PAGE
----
Hurricane ReliefDonate NowVolunteer NowRescue DiaryHurricane HotlineTemporary Pet SheltersHelp for HorsesMedia/Press ReleasesEmergency Pet PreparednessShelter OutreachPet Loss Information

Rescue Photos

Rescue Diary

Animals housed at the Austin Humane Society.
Karen Medicus with Max, a very happy puppy being sheltered in Austin.

Animals housed at the Blackham Coliseum in Lafayette.

Piles of pet food at the Blackham Coliseum in Lafayette.

Click here to make a donation that will go directly to help shelters impacted by natural disasters rebuild facilities and assist in their disaster recovery efforts.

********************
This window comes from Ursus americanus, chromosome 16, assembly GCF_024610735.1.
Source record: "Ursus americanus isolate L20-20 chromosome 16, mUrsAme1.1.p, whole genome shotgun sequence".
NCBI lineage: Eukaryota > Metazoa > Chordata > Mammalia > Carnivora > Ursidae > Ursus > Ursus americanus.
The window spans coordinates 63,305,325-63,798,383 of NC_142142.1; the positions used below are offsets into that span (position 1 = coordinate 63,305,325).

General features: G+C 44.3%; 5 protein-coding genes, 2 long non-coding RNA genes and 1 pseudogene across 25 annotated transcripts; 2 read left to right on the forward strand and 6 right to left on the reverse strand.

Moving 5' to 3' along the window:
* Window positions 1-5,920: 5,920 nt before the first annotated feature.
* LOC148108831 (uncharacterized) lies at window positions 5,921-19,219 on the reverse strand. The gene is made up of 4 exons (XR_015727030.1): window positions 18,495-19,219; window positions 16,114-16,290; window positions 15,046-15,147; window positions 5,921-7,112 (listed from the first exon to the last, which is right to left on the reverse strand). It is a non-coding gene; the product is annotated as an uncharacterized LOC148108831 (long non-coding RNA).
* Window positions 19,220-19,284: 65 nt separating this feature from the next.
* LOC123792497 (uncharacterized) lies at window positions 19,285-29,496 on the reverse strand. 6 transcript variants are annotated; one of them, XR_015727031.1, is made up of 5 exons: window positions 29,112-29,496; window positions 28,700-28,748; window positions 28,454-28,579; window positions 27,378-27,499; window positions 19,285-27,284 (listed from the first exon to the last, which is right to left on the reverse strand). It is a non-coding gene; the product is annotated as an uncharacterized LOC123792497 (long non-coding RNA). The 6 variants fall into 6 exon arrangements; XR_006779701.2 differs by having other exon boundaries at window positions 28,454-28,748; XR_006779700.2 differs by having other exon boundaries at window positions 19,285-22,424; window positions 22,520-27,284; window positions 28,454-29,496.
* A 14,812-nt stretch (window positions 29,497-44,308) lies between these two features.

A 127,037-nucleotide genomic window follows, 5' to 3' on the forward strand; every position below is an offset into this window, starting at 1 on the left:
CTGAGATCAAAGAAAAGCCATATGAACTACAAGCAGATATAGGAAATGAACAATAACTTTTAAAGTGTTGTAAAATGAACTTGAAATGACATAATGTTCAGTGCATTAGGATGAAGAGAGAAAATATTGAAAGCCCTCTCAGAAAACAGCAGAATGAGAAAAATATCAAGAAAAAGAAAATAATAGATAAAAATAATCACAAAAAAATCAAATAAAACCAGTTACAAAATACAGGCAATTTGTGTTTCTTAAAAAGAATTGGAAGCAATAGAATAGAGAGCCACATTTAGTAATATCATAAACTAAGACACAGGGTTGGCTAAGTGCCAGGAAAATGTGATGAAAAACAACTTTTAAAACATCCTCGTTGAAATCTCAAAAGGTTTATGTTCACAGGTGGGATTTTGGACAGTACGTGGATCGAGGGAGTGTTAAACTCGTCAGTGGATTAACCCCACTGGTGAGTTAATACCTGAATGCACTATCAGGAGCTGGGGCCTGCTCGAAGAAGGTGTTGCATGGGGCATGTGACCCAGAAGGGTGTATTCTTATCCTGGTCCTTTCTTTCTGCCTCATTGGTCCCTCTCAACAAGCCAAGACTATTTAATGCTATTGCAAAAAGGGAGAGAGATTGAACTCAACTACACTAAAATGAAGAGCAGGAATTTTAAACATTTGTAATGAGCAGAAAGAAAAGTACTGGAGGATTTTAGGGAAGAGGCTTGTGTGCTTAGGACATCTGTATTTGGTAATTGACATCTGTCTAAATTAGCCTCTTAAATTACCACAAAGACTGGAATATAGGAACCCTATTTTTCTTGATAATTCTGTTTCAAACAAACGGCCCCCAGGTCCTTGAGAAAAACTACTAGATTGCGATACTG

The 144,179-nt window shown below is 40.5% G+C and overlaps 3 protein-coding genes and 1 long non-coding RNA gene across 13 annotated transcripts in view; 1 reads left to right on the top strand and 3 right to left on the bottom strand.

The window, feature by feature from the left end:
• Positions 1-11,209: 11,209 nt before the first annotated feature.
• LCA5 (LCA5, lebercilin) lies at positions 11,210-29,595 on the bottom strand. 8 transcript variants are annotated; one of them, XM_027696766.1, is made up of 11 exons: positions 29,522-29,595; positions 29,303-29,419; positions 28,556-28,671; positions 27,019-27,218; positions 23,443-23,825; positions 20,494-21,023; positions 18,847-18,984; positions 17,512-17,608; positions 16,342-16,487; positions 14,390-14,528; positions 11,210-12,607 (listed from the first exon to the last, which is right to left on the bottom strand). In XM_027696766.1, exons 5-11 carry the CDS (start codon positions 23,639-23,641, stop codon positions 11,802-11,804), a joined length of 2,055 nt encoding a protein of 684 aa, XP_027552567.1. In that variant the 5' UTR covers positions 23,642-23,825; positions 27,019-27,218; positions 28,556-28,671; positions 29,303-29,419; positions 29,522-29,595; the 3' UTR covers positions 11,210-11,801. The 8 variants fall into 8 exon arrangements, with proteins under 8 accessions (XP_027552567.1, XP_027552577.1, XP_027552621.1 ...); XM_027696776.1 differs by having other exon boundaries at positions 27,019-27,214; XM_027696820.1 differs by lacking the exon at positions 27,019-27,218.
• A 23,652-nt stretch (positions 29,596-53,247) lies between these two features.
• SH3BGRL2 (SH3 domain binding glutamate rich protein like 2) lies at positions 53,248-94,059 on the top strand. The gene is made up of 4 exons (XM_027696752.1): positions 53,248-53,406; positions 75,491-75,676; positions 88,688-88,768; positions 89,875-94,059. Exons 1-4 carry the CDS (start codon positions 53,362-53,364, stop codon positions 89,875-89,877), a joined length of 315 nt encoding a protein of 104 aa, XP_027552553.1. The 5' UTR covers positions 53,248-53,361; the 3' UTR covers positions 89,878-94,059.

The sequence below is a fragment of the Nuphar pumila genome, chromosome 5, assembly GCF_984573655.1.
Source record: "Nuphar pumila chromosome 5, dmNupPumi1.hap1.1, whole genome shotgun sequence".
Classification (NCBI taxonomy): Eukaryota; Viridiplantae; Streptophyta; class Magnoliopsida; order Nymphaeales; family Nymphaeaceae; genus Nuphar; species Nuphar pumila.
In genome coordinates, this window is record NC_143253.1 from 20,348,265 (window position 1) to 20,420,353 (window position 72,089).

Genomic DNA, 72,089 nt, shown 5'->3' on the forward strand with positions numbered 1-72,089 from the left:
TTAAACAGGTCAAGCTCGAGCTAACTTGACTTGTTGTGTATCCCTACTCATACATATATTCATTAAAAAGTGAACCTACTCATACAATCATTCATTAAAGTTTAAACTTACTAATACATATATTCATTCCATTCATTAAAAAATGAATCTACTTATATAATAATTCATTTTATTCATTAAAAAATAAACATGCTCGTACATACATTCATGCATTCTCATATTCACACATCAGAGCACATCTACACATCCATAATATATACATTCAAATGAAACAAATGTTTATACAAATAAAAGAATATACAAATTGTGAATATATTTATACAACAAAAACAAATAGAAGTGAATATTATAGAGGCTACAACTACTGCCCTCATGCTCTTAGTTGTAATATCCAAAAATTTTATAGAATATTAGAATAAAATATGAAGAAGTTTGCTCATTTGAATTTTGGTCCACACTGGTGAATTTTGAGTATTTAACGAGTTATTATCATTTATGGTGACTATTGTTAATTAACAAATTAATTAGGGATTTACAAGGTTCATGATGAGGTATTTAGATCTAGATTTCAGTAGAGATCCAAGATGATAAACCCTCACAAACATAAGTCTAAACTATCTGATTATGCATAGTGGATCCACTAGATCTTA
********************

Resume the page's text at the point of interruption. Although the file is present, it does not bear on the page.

Evening Update, September 5:

Don't believe everything you hear. The ASPCA has investigated allegations that family pets in Louisiana are being taken from their owners and shot. We have found that there is absolutely no truth to this widely circulated rumor. According to reliable sources, one dog was shot and killed after it tried to attack an officer. There is no order to shoot animals unless they are endangering law enforcement officers. In fact, we just heard from our rescue staff in the field that they were stopped by security guards trying to get help for some New Orleans police officers who were helping to care for some puppies at a local Wal-Mart and wanted to make sure that they were rescued. You can help keep a volatile situation from becoming even worse by checking out rumors before passing them on. If you hear about a disturbing situation, let us know. We'll check it out and get back to you.

more false information